He gave no evidence, however, that he was going to take my advice, or any one else's for that matter." "Of course, I'm not trying to pick your confidence. Mr. Secretary!" Mrs. Rotherick spoke quickly. "You know, I've lived for years in Germany. I say to you, beware of Germany in Mexico, Mr. Huntingdon." "What kind of people did you know in Germany?" asked Enoch. "Many kinds!

"One could much more easily write a rhapsody on " "On the Secretary of the Interior," interrupted the Ambassador. "Or on the Bank of England," laughed Mrs. Rotherick. "Very well, gentlemen! I hope you never will have cause to remember my warning!" It was just as the ladies were leaving the table that Enoch said to Mrs.

"Why?" "I don't think I really know. Do you like men?" "Yes, I do," replied Mrs. Rotherick promptly. "Why?" asked Enoch. "They aren't such cats as women," she chuckled. "Perhaps cat fear is your trouble! What are you going to do about Mexico, Mr. Huntingdon?" Enoch smiled. "I told the President at great length, this afternoon, what I thought we ought to do.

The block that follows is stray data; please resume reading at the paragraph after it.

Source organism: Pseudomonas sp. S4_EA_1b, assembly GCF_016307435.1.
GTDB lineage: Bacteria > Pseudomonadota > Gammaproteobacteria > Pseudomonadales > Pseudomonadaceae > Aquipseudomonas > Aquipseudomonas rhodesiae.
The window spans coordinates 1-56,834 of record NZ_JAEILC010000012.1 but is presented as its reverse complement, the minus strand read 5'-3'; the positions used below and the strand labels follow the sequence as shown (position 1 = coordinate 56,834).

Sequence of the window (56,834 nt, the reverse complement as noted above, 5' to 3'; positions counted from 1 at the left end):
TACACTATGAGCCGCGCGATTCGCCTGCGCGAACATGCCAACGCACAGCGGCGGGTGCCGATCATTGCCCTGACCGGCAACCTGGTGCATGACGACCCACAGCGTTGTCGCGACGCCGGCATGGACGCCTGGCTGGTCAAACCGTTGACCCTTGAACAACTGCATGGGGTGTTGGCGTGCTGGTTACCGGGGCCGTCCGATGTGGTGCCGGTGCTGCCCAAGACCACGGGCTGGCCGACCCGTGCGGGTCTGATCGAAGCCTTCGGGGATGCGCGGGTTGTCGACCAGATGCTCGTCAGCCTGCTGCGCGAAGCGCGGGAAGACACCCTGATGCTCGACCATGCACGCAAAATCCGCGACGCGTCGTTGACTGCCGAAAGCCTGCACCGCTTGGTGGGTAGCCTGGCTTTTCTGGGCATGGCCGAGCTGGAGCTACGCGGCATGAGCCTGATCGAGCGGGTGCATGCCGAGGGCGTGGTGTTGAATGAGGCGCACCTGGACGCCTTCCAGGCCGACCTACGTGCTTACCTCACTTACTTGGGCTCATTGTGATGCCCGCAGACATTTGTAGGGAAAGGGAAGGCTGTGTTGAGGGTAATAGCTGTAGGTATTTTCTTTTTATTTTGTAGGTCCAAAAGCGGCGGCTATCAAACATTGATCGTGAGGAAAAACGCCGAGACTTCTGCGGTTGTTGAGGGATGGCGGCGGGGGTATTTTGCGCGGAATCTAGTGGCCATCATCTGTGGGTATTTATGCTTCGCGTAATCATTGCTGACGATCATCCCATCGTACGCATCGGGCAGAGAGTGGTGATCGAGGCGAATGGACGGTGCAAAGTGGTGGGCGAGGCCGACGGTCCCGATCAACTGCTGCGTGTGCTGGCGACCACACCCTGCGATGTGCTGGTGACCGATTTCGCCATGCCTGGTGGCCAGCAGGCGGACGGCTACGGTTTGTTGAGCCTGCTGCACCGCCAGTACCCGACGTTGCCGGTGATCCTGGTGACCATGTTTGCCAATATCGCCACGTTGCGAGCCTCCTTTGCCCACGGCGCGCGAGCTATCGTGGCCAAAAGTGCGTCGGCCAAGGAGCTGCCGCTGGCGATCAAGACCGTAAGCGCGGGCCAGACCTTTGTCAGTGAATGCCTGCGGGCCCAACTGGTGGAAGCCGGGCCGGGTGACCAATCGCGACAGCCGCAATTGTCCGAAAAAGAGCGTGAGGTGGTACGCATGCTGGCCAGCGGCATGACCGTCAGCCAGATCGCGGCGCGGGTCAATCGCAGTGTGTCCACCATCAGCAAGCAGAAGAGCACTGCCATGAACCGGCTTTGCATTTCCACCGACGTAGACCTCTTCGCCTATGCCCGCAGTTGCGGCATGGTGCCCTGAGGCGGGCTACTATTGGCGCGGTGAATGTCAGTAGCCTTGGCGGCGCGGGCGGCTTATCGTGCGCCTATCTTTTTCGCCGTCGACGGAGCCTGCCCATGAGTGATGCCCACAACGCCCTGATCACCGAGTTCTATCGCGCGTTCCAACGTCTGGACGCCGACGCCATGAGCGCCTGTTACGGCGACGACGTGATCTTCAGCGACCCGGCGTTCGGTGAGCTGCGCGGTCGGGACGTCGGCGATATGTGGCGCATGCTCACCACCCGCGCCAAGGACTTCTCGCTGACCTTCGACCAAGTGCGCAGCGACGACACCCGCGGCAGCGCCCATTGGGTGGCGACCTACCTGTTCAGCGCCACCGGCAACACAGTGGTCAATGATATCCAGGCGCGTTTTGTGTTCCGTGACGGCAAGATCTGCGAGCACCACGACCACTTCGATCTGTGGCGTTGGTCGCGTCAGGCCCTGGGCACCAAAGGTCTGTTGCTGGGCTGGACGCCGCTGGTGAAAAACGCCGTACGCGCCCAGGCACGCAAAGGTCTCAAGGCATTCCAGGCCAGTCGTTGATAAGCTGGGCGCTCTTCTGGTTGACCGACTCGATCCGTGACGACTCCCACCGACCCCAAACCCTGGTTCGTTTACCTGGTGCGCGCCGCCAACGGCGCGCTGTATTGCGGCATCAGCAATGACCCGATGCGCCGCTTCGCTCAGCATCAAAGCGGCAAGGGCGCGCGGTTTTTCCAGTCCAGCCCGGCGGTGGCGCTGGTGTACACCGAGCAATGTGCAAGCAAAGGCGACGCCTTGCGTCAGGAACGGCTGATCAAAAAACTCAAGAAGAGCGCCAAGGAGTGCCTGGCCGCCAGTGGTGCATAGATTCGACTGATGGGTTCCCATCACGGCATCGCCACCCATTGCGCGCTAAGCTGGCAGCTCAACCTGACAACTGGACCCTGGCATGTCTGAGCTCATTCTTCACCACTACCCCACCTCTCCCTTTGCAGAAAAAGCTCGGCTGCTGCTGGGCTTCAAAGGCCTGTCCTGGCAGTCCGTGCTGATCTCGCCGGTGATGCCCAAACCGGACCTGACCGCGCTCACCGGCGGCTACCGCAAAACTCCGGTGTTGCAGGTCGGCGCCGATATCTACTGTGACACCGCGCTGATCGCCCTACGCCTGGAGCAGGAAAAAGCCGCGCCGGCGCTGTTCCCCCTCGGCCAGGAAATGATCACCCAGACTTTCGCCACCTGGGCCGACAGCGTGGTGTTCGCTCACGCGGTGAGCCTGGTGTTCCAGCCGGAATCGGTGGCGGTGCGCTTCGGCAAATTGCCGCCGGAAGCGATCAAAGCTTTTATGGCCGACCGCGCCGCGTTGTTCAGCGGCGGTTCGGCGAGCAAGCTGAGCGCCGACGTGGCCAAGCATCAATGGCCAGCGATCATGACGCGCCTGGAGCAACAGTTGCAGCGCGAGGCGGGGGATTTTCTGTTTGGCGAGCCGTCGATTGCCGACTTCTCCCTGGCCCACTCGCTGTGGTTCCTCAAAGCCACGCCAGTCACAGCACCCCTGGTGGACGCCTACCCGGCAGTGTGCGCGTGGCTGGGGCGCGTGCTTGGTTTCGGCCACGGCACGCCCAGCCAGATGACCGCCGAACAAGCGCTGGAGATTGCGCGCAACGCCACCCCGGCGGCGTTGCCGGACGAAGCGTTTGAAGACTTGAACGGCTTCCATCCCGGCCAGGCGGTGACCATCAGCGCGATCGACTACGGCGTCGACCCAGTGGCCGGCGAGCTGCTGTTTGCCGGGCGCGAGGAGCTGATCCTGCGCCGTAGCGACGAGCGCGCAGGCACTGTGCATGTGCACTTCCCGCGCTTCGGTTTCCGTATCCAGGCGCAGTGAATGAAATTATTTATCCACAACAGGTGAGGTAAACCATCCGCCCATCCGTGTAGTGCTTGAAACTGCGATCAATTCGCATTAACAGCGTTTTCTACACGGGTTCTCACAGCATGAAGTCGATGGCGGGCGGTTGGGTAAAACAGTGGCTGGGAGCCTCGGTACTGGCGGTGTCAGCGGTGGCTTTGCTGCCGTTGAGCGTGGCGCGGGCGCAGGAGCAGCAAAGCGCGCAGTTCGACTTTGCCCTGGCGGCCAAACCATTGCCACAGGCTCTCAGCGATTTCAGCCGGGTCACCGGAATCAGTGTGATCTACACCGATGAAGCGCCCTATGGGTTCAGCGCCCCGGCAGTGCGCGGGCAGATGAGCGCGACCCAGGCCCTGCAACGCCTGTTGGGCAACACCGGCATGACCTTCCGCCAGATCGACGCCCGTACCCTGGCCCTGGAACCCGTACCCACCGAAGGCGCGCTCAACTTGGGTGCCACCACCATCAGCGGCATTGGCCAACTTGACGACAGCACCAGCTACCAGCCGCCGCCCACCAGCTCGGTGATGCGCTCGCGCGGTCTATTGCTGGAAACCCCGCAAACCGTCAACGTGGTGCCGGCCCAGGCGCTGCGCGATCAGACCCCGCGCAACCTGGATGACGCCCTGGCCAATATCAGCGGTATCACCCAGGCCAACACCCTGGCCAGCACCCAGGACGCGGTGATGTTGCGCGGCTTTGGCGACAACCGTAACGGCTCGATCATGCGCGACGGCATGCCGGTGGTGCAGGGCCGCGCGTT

Secretary, remember what I say, Germany is deeply interested in Mexico and she is the cleverest nation in the world to-day." "What nation is that, Mrs. Rotherick?" asked the Ambassador. "Germany!" replied the little woman. "Possibly you look at Germany through the eyes of a fiction writer," suggested the Englishman. "It's impossible to fictionize Germany," laughed Mrs. Rotherick.

Rotherick: "Will you be so kind as to write me a letter telling me of your suspicions of Germany in Mexico? I shall treat it as confidential." Mrs. Rotherick nodded, and he did not see her again that evening. Just before Enoch departed for his engagement with Señor Cadiz, the Ambassador buttonholed him. "Look here, Huntingdon," he said, "that little Mrs. Rotherick knows a thing or two.